When Black Mirror writer Charlie Brooker was little, he expected to die horribly. “I was convinced I’d be incinerated in a nuclear war,” the presenter and screenwriter says. “I remember when I realised, as a child, ‘That stuff on the TV about nuclear bombs is real! Why isn’t everyone running around shouting “aaarrgghh”? Why are people still buying bicycle clips?’ I really believed I was going to be killed.”
And that is why Black Mirror, his fabulously successful reinvention of popular early-60s television chillers such as The Twilight Zone and The Outer Limits is so, well, dark.
“It’s a reflection of my worrying side,” Brooker reveals in a hotel room that could be a Black Mirror set – a large, unnervingly bare space with two chairs and nothing else but him and me in it. “I’m extremely neurotic, it’s the way my brain is built,” he says. “My favourite Twilight Zone is the one where a nuclear bomb goes off.”
Black Mirror began on Channel 4 in 2011 as a three-episode vehicle for Brooker’s interest in technology and the dark places it might take us. The show attracted the admiration of some important people, including novelist Stephen King and actor Robert Downey Jr, and won an international Emmy. A second series of three episodes followed in 2012 before it was picked up by Netflix earlier this year.
There were chips that wiped your memory, virtual husbands downloaded from the internet and computer animations standing in elections. “Foreigners, who don’t know me, think it’s written by the Unabomber or some massive Luddite who’s furious about technology,” says Brooker, but Black Mirror was never really about gadgets ganging up on us.
“I do love technology, but it’s in the background of the show. We use it in the same way that Tales of the Unexpected or Hammer House of Horror would use the supernatural – it’s a way of making magic things happen.”
Brooker, 45, sounds as if he might have been quite a strange little boy. “I used to draw comics a lot,” he says. “I was obsessed with The Young Ones and was massively into video games, although I was no good at them. I was one of those kids who had a ZX Spectrum and would swap games on cassette with people. I wouldn’t say I was particularly weird, but I did draw outrageous things in the margin of a textbook to amuse people.”
He still has a taste for childish violence. Married to former Blue Peter presenter and screenwriting partner Konnie Huq since 2010, Brooker has two sons – Covey, four, and Huxley, two – to watch television with. “Have you seen Bing [on CBeebies]?” he asks. “It’s voiced by Mark Rylance, and horrible things happen to this little bunny rabbit. It teaches kids that not everything is great and how to deal with disappointment and failure. In one episode Bing finds a butterfly and kills it by accident.”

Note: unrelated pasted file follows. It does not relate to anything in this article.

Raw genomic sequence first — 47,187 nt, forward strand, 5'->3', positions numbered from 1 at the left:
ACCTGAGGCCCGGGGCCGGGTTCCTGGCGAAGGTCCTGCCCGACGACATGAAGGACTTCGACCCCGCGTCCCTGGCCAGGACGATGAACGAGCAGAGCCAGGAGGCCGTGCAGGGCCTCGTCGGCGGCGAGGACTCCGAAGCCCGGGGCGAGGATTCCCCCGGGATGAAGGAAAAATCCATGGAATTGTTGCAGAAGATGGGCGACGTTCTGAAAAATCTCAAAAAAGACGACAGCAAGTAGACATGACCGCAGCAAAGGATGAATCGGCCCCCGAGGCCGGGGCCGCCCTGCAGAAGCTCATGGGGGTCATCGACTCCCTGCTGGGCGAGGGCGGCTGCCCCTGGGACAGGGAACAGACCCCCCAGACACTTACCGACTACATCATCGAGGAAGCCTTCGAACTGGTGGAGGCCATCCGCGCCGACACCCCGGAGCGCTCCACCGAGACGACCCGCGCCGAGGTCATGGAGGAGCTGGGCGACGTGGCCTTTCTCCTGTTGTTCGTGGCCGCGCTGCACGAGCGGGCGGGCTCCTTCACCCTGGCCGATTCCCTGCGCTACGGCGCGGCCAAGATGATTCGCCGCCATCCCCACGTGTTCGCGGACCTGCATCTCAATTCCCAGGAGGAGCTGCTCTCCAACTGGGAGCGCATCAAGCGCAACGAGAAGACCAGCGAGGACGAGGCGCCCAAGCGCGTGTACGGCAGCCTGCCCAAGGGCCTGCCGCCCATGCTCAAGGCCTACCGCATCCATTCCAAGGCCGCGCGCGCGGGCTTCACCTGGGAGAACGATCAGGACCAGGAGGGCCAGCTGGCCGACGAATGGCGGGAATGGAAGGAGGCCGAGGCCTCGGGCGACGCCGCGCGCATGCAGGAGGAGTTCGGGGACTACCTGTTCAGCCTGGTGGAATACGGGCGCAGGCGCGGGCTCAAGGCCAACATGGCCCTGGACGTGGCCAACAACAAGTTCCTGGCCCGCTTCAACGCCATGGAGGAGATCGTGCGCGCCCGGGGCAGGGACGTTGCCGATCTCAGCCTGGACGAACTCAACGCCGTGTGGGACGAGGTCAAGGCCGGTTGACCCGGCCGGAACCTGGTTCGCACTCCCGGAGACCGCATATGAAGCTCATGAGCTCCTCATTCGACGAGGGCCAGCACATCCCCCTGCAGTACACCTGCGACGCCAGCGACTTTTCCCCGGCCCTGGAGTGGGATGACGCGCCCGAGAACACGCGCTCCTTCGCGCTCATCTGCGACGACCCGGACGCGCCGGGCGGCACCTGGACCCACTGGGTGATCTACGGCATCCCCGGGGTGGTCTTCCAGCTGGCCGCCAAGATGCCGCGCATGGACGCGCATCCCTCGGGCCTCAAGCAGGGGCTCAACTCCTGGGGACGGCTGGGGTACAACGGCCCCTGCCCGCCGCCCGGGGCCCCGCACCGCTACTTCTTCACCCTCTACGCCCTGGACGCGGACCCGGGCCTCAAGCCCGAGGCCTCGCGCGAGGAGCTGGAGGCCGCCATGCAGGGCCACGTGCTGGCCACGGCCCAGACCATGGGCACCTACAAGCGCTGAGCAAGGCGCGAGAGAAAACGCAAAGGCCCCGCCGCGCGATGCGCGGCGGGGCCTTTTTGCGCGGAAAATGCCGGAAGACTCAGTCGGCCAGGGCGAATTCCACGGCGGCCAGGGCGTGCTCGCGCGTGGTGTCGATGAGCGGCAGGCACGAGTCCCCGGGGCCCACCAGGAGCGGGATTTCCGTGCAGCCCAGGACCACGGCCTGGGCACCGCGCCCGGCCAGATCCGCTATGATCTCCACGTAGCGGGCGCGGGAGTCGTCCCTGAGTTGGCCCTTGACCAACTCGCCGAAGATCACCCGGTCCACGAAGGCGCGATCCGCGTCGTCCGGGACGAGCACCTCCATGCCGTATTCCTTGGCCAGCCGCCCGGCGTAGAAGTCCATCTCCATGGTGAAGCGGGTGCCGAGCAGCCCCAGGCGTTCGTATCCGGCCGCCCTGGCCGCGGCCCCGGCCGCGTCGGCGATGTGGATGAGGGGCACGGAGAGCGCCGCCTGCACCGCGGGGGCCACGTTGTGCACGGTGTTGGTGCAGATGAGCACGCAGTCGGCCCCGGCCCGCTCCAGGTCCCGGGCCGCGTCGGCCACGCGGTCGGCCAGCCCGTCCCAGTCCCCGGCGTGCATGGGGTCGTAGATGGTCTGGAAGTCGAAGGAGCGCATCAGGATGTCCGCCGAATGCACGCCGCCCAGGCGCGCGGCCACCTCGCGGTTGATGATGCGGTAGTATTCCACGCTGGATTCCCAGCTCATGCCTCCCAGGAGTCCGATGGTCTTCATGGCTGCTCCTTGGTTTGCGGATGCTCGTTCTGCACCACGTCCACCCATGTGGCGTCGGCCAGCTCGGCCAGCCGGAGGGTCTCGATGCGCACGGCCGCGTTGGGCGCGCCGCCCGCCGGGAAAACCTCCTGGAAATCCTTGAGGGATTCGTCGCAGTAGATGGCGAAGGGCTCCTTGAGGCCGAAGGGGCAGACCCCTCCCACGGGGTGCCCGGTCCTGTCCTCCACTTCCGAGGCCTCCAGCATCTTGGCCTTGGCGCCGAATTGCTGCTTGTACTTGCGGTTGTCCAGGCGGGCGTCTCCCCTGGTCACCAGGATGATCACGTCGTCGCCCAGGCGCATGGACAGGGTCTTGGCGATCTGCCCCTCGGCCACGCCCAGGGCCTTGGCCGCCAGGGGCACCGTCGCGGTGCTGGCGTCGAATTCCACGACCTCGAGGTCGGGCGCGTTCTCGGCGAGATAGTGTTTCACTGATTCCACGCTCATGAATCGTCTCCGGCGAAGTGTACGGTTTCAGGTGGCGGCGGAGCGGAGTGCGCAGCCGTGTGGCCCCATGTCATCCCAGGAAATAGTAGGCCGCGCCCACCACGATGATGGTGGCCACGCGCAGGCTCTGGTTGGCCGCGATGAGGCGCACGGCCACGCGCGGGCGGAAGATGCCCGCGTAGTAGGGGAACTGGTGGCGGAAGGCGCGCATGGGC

Lucky Covey and Huxley.
Did Brooker know from an early age that he would make it? “Good God no,” he splutters. “I genuinely thought I was going to die in a nuclear holocaust. I couldn’t foresee any future!”
The young Brooker awaited Armageddon in an Oxfordshire village with a duck pond and bakery where he would collect fresh rolls on the way to primary school. “Almost idyllic,” he says. His 20s were less picturesque and mainly spent indoors – he dedicated much of the 1990s to reviewing video games for PC Zone magazine. “It’s a brilliant job,” he says. “You can’t complain about playing computer games for a living. It’s like being fed chocolate for money.”
His dream lifestyle did have drawbacks. “I used to get stoned all the time when I was in my 20s. I’ve never been a big drinker and I didn’t get drunk till I was 25. I’ve got a phobia about throwing up. When I was born, the umbilical cord was wrapped around my neck and I was being choked. That was my introduction to the world: ‘Here you go, see how you like this!’ It left me with a really terrible fear of vomiting. When I used to think about nuclear war, one of the things that worried me was getting radiation sickness. That scared me more than being burnt to a crisp – I’d be puking uncontrollably! So no drink – ice cream, that’s what I reach for. I’d play Doom and eat a tub of Ben & Jerry’s.”